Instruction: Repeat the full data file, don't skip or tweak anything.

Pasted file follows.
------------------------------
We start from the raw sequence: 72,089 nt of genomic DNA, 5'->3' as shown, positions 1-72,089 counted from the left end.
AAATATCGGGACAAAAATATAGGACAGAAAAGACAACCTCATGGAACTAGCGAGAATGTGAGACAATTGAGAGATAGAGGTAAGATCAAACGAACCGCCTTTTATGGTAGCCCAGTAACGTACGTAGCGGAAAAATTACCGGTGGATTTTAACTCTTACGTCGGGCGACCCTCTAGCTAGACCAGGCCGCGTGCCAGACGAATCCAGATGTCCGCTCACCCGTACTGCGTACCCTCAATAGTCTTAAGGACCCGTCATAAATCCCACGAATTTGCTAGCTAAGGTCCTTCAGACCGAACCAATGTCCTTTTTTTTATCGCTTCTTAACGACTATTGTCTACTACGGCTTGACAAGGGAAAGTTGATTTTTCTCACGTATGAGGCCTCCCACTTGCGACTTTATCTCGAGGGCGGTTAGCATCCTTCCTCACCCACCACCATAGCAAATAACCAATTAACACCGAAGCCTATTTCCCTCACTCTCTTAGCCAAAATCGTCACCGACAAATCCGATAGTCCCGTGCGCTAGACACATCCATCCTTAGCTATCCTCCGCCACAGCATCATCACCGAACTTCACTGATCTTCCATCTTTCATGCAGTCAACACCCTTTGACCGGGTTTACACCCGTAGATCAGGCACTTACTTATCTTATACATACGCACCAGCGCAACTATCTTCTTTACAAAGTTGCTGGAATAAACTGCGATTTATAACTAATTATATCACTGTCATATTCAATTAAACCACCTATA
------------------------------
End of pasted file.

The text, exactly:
We start from the raw sequence: 72,089 nt of genomic DNA, 5'->3' as shown, positions 1-72,089 counted from the left end.
AAATATCGGGACAAAAATATAGGACAGAAAAGACAACCTCATGGAACTAGCGAGAATGTGAGACAATTGAGAGATAGAGGTAAGATCAAACGAACCGCCTTTTATGGTAGCCCAGTAACGTACGTAGCGGAAAAATTACCGGTGGATTTTAACTCTTACGTCGGGCGACCCTCTAGCTAGACCAGGCCGCGTGCCAGACGAATCCAGATGTCCGCTCACCCGTACTGCGTACCCTCAATAGTCTTAAGGACCCGTCATAAATCCCACGAATTTGCTAGCTAAGGTCCTTCAGACCGAACCAATGTCCTTTTTTTTATCGCTTCTTAACGACTATTGTCTACTACGGCTTGACAAGGGAAAGTTGATTTTTCTCACGTATGAGGCCTCCCACTTGCGACTTTATCTCGAGGGCGGTTAGCATCCTTCCTCACCCACCACCATAGCAAATAACCAATTAACACCGAAGCCTATTTCCCTCACTCTCTTAGCCAAAATCGTCACCGACAAATCCGATAGTCCCGTGCGCTAGACACATCCATCCTTAGCTATCCTCCGCCACAGCATCATCACCGAACTTCACTGATCTTCCATCTTTCATGCAGTCAACACCCTTTGACCGGGTTTACACCCGTAGATCAGGCACTTACTTATCTTATACATACGCACCAGCGCAACTATCTTCTTTACAAAGTTGCTGGAATAAACTGCGATTTATAACTAATTATATCACTGTCATATTCAATTAAACCACCTATA